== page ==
Sak yants, the sacred tattoos of Thailand, have been relatively popular in the West since Angelina Jolie had gotten herself a ha thiau, the basic protective design commonly given to women. This, and its male counterpart, kao yod, "the nine spires", can even be ordered in an average tattoo workshop. You will not get the magic protection this way, however, only the cool look. For the real thing, you would have to visit an ajarn, "teacher", that is a Buddhist monk believed to possess mystic powers. Again, many Thai monasteries offer this unique form of blessing, but none is as famous as Wat Bang Phra in Nakhon Pathom, not that far from Bangkok. And if you are more interested in observing local traditions than getting yourself inked, visit the annual Sak Yant Festival (usually in March). This is a large ceremony where monks recite mantras to mass recharge the tattoos in a large crowd of believers, and some of the latter get possessed by animal spirits.
The first verified reference to a Thai sak yant apparently dates to the 16th century, but the tradition is likely to be much older. Most researchers agree it originated from Angkor Empire that used to occupy more than half of present-day Thailand until the 13th century. Kom script, the sacred letters used to inscribe mantras in the tattoos, seems to correlate with Khmer, too. The designs used are highly intricate; depending on the type and the purpose, they may include animals, Hindu deities, and Buddhist symbols. Spires (also a symbol of Buddha) and lines crisscrossing in geometric patterns complete the shape. The ritual of applying a sak yant is rather sophisticated as well. Traditionally, it is done with a steel-tipped bamboo needle, using special magic ink (each ajarn has his own recipe of it), and finishes with an impressive ceremony, combining occult elements with Wai Kru (showing respect to a master, whether present or deceased).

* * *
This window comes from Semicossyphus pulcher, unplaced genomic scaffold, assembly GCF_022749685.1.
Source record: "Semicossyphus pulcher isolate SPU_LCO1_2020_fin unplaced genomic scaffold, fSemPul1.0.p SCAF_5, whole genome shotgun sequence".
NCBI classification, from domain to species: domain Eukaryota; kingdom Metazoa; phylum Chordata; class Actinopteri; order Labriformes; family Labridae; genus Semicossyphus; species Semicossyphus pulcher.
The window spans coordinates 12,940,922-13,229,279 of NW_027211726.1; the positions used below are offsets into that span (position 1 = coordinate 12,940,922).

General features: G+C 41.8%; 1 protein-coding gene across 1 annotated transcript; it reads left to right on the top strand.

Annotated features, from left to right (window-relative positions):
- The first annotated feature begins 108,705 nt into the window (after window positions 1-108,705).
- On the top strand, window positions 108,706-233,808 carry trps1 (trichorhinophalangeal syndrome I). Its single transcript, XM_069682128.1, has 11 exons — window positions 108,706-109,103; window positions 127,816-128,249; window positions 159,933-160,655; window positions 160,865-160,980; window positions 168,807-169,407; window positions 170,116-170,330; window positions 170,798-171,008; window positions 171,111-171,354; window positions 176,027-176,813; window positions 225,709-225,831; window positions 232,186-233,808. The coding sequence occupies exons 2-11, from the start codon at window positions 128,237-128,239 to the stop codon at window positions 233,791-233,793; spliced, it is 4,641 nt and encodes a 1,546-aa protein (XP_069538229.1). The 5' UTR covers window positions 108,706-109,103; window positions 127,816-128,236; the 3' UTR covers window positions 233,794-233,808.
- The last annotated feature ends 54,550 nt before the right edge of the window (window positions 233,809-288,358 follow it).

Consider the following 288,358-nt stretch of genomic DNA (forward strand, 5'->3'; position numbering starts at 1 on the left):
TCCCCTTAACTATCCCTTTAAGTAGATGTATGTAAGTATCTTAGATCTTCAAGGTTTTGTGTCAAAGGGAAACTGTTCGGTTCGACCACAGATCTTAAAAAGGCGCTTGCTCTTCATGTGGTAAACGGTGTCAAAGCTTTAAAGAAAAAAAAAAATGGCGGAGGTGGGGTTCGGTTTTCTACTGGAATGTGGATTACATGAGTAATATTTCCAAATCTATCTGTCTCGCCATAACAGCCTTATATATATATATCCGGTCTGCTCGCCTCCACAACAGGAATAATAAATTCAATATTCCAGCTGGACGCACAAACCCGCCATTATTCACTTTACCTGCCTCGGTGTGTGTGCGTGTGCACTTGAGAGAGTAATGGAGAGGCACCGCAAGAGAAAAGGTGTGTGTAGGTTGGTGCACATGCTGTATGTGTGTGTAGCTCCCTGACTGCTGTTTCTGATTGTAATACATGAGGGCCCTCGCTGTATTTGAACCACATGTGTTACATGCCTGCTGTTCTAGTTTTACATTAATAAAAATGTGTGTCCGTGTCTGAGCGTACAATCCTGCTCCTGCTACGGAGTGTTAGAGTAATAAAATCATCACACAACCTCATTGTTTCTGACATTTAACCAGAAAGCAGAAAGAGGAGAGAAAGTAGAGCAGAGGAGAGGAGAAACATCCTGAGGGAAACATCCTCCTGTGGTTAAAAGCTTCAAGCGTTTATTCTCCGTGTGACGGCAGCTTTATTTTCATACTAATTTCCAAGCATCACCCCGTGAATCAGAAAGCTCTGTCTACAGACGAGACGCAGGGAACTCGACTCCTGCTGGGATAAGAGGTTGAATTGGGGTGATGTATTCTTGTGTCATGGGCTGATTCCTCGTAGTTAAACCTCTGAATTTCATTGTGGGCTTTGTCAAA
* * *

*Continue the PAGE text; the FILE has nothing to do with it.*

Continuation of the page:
There are hundreds of sak yant types in Thailand. The most common designs consist of lines, script, and spires – those give basic protection and impeccable health. Specialized versions can also grant success in love, the ability to influence people, strength and agility, even invulnerability to weapons or supernatural powers. Tattoos involving the image of an animal would bind that animal’s spirit to the wearer, bestowing upon him the prowess of a tiger or the dexterity of a monkey, but the spirit might possess its owner. This is what happens during the Sak Yant Festival in Wat Bang Phra every year. The power of a sak yant is fragile, too: it will fade away if the person breaks the Five Precepts of Buddhism, and some ajarns may impose additional rules and taboos (one, for example, prohibited eating cucumbers). Even if all the instructions are carefully obeyed, the magic will eventually run out. It has to be refueled by another visit to an ajarn.
Private magicians commonly make sak yants, as do some monks. In general, Thais prefer their magic tattoos done by a monk, both for fear of quackery and of black warlocks who may steal part of their spirit while applying the spell. A number of monasteries house ajarns specializing in this ritual, but the one most famous for it is Wat Bang Phra in Nakhon Pathom. Wat Bang Phra is difficult to reach by public transport. Buses from Bangkok will take you as far as Nakhon Pathom, but from there you would have to rely on hitchhiking or take a taxi. It is best to come early in morning: Thai pilgrims arrive from all over the country to get inked, and the queues can be very long. Since this is a religious ceremony, not mere body decoration, payment is not required; instead, a donation of food and drink has to be brought to the monastery. Such offerings are sold pre-packaged in most Thai stores. You may wish to consult with the locals, which type is more appropriate. The needles may or may not be sterilized, but as one ajarn had said, “if you believe this magic will protect you from illness, you should not worry; otherwise, you should not be here”.
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